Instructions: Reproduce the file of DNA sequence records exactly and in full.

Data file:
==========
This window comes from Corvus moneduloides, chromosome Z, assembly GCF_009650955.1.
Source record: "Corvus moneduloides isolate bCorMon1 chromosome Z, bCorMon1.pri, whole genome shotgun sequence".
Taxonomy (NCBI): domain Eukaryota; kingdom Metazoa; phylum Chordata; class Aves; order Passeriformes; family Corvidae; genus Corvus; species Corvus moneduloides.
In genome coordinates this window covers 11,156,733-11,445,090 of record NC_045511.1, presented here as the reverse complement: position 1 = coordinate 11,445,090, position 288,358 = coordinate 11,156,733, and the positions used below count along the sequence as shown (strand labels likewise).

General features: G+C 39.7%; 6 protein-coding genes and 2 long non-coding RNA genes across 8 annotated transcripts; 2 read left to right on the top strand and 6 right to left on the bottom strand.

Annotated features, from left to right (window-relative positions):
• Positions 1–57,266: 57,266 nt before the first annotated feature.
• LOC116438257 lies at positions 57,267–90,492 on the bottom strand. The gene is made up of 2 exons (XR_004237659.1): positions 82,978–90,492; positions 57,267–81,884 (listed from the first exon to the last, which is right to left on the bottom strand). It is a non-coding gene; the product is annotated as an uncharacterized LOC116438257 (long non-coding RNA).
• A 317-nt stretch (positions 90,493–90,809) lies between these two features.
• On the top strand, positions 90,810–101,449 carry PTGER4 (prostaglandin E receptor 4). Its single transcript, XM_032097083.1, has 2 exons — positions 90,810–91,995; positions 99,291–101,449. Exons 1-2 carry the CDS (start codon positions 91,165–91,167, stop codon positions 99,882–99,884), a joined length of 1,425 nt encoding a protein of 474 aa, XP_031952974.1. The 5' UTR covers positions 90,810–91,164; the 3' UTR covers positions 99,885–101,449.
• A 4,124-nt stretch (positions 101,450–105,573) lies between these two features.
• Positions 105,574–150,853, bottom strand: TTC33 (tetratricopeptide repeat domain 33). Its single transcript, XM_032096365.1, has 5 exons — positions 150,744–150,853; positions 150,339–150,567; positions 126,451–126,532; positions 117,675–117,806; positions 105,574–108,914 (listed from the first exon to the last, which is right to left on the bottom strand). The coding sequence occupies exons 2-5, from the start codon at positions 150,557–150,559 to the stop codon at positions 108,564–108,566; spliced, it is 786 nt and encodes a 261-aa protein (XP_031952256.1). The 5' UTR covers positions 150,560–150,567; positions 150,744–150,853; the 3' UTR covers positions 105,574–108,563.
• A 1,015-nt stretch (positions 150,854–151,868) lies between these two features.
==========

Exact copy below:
This window comes from Corvus moneduloides, chromosome Z, assembly GCF_009650955.1.
Source record: "Corvus moneduloides isolate bCorMon1 chromosome Z, bCorMon1.pri, whole genome shotgun sequence".
Taxonomy (NCBI): domain Eukaryota; kingdom Metazoa; phylum Chordata; class Aves; order Passeriformes; family Corvidae; genus Corvus; species Corvus moneduloides.
In genome coordinates this window covers 11,156,733-11,445,090 of record NC_045511.1, presented here as the reverse complement: position 1 = coordinate 11,445,090, position 288,358 = coordinate 11,156,733, and the positions used below count along the sequence as shown (strand labels likewise).

General features: G+C 39.7%; 6 protein-coding genes and 2 long non-coding RNA genes across 8 annotated transcripts; 2 read left to right on the top strand and 6 right to left on the bottom strand.

Annotated features, from left to right (window-relative positions):
• Positions 1–57,266: 57,266 nt before the first annotated feature.
• LOC116438257 lies at positions 57,267–90,492 on the bottom strand. The gene is made up of 2 exons (XR_004237659.1): positions 82,978–90,492; positions 57,267–81,884 (listed from the first exon to the last, which is right to left on the bottom strand). It is a non-coding gene; the product is annotated as an uncharacterized LOC116438257 (long non-coding RNA).
• A 317-nt stretch (positions 90,493–90,809) lies between these two features.
• On the top strand, positions 90,810–101,449 carry PTGER4 (prostaglandin E receptor 4). Its single transcript, XM_032097083.1, has 2 exons — positions 90,810–91,995; positions 99,291–101,449. Exons 1-2 carry the CDS (start codon positions 91,165–91,167, stop codon positions 99,882–99,884), a joined length of 1,425 nt encoding a protein of 474 aa, XP_031952974.1. The 5' UTR covers positions 90,810–91,164; the 3' UTR covers positions 99,885–101,449.
• A 4,124-nt stretch (positions 101,450–105,573) lies between these two features.
• Positions 105,574–150,853, bottom strand: TTC33 (tetratricopeptide repeat domain 33). Its single transcript, XM_032096365.1, has 5 exons — positions 150,744–150,853; positions 150,339–150,567; positions 126,451–126,532; positions 117,675–117,806; positions 105,574–108,914 (listed from the first exon to the last, which is right to left on the bottom strand). The coding sequence occupies exons 2-5, from the start codon at positions 150,557–150,559 to the stop codon at positions 108,564–108,566; spliced, it is 786 nt and encodes a 261-aa protein (XP_031952256.1). The 5' UTR covers positions 150,560–150,567; positions 150,744–150,853; the 3' UTR covers positions 105,574–108,563.
• A 1,015-nt stretch (positions 150,854–151,868) lies between these two features.